Reader Comments

12 Comments - Add Your Comment

Note: This page requires you to login with Facebook to comment.

Comment Policy

John Binder  

Posted: June 23rd, 2016 5:40 PM

His intimates called him Joe Batters or a shortened version of that nickname. That nickname goes back to at least 1930, but probably even earlier. The press stuck him with the nickname "Big Tuna" based on large tuna he caught off Wedgeport, Nova Scotia around 1949. I'm sure no one who knew him ever called him "Big Tuna."

Paul Clark  

Posted: September 28th, 2015 12:19 PM

In the 1970s, after Accardo had moved to his more modest ranch house, I used to deliver groceries to his home. I often would deliver to Paul Harvey's house on the same trip; Harvey lived just a couple of blocks away. One of the most famous radio voices and one of the most notorious gangsters -- only in America. (Neither one of them tipped.)

Linda Lemke Zimmerman from Grand Haven  

Posted: September 27th, 2015 6:28 PM

What a beautiful home! No doubt Tony Accardo was a dangerous man and I don't think people forget that. However, to many of us, the subject of the outfit and its members is fascinating. The current owners are choosing to use the home's history to benefit charity. Very generous of them.

Ginny Lesak Jakoubek  

Posted: July 6th, 2015 9:12 PM

My grandmother, Bessie Lesak did domestic work at the Accardo home. She took the bus from Berwyn and did cleaning, etc. When I was a young girl she told us stories about the gold fixtures in the bathrooms and the bowling alley & swimming pool. She cleaned those gold fixtures! She also told us that she rarely saw Tony.

Mark Accardo  

Posted: July 6th, 2015 7:40 PM

He was know as Joey Batters because he used a baseball to beat people and Big Tuna because he alledgedly caught a 200lb or so pound Tuna fish he was known as both im pretty sure i would know he is after all my great-Grandpa

Bobby Long from BERWYN  

Posted: November 29th, 2013 9:16 AM



Posted: November 19th, 2013 10:24 AM

Per the NYT: "In the press he was often called Tony (Big Tuna) Accardo, a nickname given him after he caught a 400-pound tuna off Florida in the early 1950's...But inside the "Outfit," as its members called the Chicago syndicate, Mr. Accardo's sobriquet was the more sinister "Joe Batters" -- apparently a reference to his predilection for using baseball bats as a weapon."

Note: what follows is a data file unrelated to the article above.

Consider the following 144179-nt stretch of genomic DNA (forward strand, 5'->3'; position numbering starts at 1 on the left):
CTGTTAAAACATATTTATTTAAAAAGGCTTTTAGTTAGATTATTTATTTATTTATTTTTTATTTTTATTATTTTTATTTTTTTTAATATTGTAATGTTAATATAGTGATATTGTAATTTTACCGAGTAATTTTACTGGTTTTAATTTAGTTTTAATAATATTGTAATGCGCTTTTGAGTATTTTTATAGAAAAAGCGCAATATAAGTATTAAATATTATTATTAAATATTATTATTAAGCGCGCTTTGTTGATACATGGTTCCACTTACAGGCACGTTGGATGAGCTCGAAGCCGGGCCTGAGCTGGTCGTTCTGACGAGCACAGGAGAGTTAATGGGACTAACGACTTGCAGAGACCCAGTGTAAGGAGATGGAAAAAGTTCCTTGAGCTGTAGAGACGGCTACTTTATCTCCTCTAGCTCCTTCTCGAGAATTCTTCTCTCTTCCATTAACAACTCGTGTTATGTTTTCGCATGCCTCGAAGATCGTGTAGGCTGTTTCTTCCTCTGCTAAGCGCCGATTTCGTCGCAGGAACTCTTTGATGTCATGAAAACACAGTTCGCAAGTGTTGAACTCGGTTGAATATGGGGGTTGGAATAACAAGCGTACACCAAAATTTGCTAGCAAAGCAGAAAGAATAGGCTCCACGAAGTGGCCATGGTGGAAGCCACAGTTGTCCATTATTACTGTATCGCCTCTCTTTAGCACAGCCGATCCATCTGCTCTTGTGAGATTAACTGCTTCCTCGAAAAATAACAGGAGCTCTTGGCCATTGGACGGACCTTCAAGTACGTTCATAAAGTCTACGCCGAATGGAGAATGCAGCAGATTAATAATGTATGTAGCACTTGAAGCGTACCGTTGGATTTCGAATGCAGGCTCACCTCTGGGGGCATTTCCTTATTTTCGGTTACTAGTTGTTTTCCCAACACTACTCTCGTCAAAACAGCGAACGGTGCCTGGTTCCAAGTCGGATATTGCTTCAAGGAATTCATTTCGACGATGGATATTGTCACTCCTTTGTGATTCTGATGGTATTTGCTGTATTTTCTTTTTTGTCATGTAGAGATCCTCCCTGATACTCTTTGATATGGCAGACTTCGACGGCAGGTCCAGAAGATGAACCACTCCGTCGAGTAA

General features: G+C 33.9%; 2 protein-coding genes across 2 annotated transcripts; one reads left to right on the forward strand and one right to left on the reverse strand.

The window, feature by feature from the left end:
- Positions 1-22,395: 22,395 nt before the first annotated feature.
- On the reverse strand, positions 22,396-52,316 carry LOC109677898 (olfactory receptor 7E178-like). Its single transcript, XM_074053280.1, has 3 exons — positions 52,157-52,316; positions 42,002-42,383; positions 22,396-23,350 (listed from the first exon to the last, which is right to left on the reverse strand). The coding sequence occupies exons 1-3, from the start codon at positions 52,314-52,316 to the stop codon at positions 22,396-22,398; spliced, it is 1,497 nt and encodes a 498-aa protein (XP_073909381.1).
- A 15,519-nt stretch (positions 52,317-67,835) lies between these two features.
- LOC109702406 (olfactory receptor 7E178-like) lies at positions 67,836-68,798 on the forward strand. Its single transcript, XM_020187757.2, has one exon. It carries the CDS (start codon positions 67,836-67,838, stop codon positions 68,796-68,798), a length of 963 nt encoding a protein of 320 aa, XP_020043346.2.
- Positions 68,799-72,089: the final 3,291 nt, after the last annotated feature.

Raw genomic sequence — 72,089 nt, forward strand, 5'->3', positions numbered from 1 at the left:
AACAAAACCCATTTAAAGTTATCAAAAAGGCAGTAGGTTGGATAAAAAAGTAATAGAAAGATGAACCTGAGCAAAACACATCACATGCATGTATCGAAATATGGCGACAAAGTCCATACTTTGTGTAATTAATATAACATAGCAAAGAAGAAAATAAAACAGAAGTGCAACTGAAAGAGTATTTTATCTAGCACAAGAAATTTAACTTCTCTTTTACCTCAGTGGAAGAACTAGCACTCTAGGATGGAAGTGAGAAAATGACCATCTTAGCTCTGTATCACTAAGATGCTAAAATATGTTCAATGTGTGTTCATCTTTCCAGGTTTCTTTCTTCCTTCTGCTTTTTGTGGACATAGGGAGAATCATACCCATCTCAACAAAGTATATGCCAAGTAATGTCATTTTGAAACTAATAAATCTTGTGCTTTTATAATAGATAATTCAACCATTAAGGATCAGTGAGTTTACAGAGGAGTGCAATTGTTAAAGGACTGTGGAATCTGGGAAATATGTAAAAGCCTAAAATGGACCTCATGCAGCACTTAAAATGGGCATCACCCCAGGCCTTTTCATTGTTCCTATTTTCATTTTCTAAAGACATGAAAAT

OP Transplant  

Posted: November 18th, 2013 6:31 PM

How about "Tony the murdering piece of s__t"? They act like this guy was some celebrity because he ran a criminal organization and killed people.

Dante A. Bacani from Chicago  

Posted: November 18th, 2013 5:14 PM

I heard he was also known as Benny the Groin, Sammy the Schnazz, Elmer the Fudd, Tubby the Tuba, and once as Miss Phyllis Levine. ;-)

Jimmy from River Forest  

Posted: November 18th, 2013 4:27 PM

Sorry Lisa- The "tour" doesn't have the real details...grew up with the family...The "Big Tuna" moniker was known to all who knew him.

Bill Dwyer  

Posted: November 17th, 2013 6:58 PM

Tony Accardo was in fact known by both monikers. He was called Big Tuna for decades, for the Bluefin tuna he caught sport fishing. He was also known in mob circles as Joe Batters, after Al Capone praised his brutal handiwork with a baseball bat that (allegedly) killed two fellow mobsters.

Lisa from Oak Park  

Posted: November 17th, 2013 3:03 PM

Sorry but Tony Accardo was not known as Big Tuna, he was known as Joey Batters...took the gangster tour a few years back and the author of the book on Chicago mobsters said that is a mistake a lot of people make.

Facebook Connect

Answer Book 2018

To view the full print edition of the Wednesday Journal 2018 Answer Book, please click here.

Quick Links

Sign-up to get the latest news updates for Oak Park and River Forest.

MultimediaContact us
Submit Letter To The Editor
Place a Classified Ad